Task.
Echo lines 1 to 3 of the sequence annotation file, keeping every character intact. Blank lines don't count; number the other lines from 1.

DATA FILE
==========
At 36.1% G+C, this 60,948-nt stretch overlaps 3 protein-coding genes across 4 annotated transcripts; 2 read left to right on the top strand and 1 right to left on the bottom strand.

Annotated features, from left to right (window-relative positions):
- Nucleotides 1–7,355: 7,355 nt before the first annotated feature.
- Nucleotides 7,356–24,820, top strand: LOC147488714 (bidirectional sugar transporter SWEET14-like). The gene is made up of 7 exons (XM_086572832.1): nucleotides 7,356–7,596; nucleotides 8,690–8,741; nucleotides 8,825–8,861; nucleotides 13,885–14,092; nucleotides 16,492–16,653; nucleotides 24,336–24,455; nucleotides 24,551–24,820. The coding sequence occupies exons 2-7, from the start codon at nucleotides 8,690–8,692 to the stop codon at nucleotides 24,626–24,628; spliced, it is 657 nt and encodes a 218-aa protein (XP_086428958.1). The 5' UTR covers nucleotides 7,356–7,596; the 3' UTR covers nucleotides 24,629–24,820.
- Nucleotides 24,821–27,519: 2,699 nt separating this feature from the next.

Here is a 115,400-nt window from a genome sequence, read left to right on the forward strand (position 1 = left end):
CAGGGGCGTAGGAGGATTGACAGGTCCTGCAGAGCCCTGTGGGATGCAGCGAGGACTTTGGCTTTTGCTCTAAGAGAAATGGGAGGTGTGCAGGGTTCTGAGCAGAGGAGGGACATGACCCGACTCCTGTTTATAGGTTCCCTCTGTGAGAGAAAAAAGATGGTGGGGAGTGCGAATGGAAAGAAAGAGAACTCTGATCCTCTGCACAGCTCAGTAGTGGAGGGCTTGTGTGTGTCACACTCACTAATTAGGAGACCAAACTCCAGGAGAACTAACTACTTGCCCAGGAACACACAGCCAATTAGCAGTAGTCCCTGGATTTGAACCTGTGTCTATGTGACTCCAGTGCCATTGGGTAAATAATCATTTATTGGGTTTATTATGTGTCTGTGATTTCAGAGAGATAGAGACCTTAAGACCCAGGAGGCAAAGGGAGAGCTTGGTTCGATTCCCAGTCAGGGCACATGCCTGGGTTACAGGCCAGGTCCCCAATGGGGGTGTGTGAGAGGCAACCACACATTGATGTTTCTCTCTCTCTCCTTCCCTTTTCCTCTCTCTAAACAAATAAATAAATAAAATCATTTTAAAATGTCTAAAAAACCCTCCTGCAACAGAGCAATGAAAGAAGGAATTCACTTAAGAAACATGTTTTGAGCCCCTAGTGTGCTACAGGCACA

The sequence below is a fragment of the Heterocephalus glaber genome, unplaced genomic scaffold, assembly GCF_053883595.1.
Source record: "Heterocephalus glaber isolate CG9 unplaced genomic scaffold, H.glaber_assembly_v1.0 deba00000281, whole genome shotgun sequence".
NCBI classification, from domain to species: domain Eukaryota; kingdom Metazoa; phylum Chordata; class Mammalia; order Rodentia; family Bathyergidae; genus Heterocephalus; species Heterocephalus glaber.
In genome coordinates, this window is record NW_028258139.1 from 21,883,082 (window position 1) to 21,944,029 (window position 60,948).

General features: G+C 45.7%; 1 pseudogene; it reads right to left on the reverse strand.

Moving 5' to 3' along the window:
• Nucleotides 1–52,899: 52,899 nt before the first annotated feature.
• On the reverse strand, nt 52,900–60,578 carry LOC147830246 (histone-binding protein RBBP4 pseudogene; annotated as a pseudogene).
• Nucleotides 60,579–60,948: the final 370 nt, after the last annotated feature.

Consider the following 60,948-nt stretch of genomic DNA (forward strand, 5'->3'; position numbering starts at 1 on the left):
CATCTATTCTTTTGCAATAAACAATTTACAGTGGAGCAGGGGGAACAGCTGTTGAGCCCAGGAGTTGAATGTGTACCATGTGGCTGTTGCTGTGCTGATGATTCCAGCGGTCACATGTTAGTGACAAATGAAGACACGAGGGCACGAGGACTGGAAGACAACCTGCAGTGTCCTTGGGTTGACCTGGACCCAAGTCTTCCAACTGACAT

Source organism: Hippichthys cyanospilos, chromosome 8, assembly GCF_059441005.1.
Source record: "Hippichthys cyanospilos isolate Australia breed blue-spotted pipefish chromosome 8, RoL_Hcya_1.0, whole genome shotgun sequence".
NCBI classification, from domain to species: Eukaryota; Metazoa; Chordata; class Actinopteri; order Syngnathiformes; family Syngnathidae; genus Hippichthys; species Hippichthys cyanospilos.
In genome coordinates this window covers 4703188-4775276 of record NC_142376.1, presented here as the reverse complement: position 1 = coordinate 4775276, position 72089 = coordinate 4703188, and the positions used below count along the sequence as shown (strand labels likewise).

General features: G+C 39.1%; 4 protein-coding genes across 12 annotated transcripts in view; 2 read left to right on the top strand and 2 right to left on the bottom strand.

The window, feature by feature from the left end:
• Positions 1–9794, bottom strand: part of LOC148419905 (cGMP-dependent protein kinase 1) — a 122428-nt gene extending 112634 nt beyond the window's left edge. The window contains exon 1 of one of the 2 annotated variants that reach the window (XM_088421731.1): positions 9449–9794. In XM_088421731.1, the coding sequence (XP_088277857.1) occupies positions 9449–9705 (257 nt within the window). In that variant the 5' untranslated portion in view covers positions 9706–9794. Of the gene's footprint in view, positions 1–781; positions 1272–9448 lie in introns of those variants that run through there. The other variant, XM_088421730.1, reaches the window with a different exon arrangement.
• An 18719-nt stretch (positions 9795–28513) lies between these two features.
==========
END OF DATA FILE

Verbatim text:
At 36.1% G+C, this 60,948-nt stretch overlaps 3 protein-coding genes across 4 annotated transcripts; 2 read left to right on the top strand and 1 right to left on the bottom strand.

Annotated features, from left to right (window-relative positions):
- Nucleotides 1–7,355: 7,355 nt before the first annotated feature.